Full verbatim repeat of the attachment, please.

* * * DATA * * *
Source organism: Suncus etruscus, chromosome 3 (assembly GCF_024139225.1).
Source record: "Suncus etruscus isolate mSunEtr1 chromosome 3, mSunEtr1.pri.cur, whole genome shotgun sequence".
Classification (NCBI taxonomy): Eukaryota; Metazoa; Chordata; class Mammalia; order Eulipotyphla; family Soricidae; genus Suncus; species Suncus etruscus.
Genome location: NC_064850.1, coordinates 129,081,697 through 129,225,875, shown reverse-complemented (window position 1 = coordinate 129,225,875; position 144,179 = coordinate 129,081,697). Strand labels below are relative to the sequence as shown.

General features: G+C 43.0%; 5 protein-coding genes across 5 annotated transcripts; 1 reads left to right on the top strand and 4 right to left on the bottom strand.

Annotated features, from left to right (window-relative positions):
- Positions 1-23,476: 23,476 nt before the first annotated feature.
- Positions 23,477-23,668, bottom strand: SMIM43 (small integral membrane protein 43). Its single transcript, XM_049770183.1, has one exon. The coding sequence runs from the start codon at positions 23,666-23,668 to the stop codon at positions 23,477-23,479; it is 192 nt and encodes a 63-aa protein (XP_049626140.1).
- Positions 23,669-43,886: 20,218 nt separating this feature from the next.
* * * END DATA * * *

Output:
Source organism: Suncus etruscus, chromosome 3 (assembly GCF_024139225.1).
Source record: "Suncus etruscus isolate mSunEtr1 chromosome 3, mSunEtr1.pri.cur, whole genome shotgun sequence".
Classification (NCBI taxonomy): Eukaryota; Metazoa; Chordata; class Mammalia; order Eulipotyphla; family Soricidae; genus Suncus; species Suncus etruscus.
Genome location: NC_064850.1, coordinates 129,081,697 through 129,225,875, shown reverse-complemented (window position 1 = coordinate 129,225,875; position 144,179 = coordinate 129,081,697). Strand labels below are relative to the sequence as shown.

General features: G+C 43.0%; 5 protein-coding genes across 5 annotated transcripts; 1 reads left to right on the top strand and 4 right to left on the bottom strand.

Annotated features, from left to right (window-relative positions):
- Positions 1-23,476: 23,476 nt before the first annotated feature.
- Positions 23,477-23,668, bottom strand: SMIM43 (small integral membrane protein 43). Its single transcript, XM_049770183.1, has one exon. The coding sequence runs from the start codon at positions 23,666-23,668 to the stop codon at positions 23,477-23,479; it is 192 nt and encodes a 63-aa protein (XP_049626140.1).
- Positions 23,669-43,886: 20,218 nt separating this feature from the next.